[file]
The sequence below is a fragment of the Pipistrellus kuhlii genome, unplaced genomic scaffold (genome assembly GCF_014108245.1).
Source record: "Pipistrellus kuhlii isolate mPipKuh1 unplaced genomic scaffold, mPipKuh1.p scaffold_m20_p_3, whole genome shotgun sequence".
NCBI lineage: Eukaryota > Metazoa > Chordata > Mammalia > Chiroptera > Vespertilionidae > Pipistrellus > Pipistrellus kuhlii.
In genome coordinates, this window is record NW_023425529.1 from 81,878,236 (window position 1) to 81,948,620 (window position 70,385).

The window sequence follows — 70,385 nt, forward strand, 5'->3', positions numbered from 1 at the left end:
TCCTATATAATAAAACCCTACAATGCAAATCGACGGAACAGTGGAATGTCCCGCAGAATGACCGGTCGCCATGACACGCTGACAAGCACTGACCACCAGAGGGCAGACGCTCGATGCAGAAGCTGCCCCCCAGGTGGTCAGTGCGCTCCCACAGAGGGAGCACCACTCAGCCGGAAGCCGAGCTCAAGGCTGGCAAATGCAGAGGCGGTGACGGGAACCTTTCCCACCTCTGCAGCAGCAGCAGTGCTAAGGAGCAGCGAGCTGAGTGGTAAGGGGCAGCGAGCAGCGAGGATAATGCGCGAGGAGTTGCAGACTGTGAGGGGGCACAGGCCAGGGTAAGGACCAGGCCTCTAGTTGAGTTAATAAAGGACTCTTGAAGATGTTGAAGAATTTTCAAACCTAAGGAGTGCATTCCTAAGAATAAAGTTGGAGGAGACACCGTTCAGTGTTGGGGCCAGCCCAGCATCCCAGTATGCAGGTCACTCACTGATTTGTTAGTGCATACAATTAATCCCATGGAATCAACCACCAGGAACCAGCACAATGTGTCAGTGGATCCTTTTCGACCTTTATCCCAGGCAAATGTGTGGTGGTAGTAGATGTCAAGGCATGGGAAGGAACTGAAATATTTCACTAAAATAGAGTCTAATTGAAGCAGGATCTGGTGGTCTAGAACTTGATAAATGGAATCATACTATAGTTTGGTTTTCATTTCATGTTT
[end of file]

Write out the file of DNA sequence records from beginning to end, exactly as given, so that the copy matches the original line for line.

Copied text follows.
The sequence below is a fragment of the Pipistrellus kuhlii genome, unplaced genomic scaffold (genome assembly GCF_014108245.1).
Source record: "Pipistrellus kuhlii isolate mPipKuh1 unplaced genomic scaffold, mPipKuh1.p scaffold_m20_p_3, whole genome shotgun sequence".
NCBI lineage: Eukaryota > Metazoa > Chordata > Mammalia > Chiroptera > Vespertilionidae > Pipistrellus > Pipistrellus kuhlii.
In genome coordinates, this window is record NW_023425529.1 from 81,878,236 (window position 1) to 81,948,620 (window position 70,385).

The window sequence follows — 70,385 nt, forward strand, 5'->3', positions numbered from 1 at the left end:
TCCTATATAATAAAACCCTACAATGCAAATCGACGGAACAGTGGAATGTCCCGCAGAATGACCGGTCGCCATGACACGCTGACAAGCACTGACCACCAGAGGGCAGACGCTCGATGCAGAAGCTGCCCCCCAGGTGGTCAGTGCGCTCCCACAGAGGGAGCACCACTCAGCCGGAAGCCGAGCTCAAGGCTGGCAAATGCAGAGGCGGTGACGGGAACCTTTCCCACCTCTGCAGCAGCAGCAGTGCTAAGGAGCAGCGAGCTGAGTGGTAAGGGGCAGCGAGCAGCGAGGATAATGCGCGAGGAGTTGCAGACTGTGAGGGGGCACAGGCCAGGGTAAGGACCAGGCCTCTAGTTGAGTTAATAAAGGACTCTTGAAGATGTTGAAGAATTTTCAAACCTAAGGAGTGCATTCCTAAGAATAAAGTTGGAGGAGACACCGTTCAGTGTTGGGGCCAGCCCAGCATCCCAGTATGCAGGTCACTCACTGATTTGTTAGTGCATACAATTAATCCCATGGAATCAACCACCAGGAACCAGCACAATGTGTCAGTGGATCCTTTTCGACCTTTATCCCAGGCAAATGTGTGGTGGTAGTAGATGTCAAGGCATGGGAAGGAACTGAAATATTTCACTAAAATAGAGTCTAATTGAAGCAGGATCTGGTGGTCTAGAACTTGATAAATGGAATCATACTATAGTTTGGTTTTCATTTCATGTTT